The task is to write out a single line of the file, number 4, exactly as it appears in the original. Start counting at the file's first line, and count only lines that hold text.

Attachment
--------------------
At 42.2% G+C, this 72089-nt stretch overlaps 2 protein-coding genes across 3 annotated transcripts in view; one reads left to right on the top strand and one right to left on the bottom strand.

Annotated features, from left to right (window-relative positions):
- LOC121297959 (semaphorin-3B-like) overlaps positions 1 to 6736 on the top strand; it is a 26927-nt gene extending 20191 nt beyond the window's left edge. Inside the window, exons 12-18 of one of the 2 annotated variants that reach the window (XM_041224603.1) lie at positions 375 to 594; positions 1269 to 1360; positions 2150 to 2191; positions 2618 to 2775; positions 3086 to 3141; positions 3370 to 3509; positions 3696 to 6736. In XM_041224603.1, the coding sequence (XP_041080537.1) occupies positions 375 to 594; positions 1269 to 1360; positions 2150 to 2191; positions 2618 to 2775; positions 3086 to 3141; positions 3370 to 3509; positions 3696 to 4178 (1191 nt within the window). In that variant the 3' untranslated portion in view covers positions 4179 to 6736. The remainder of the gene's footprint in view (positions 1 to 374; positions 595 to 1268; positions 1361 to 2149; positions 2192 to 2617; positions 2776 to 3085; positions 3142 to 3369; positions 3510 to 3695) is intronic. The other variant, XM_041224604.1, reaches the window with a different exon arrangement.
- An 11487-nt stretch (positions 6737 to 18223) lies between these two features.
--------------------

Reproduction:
- An 11487-nt stretch (positions 6737 to 18223) lies between these two features.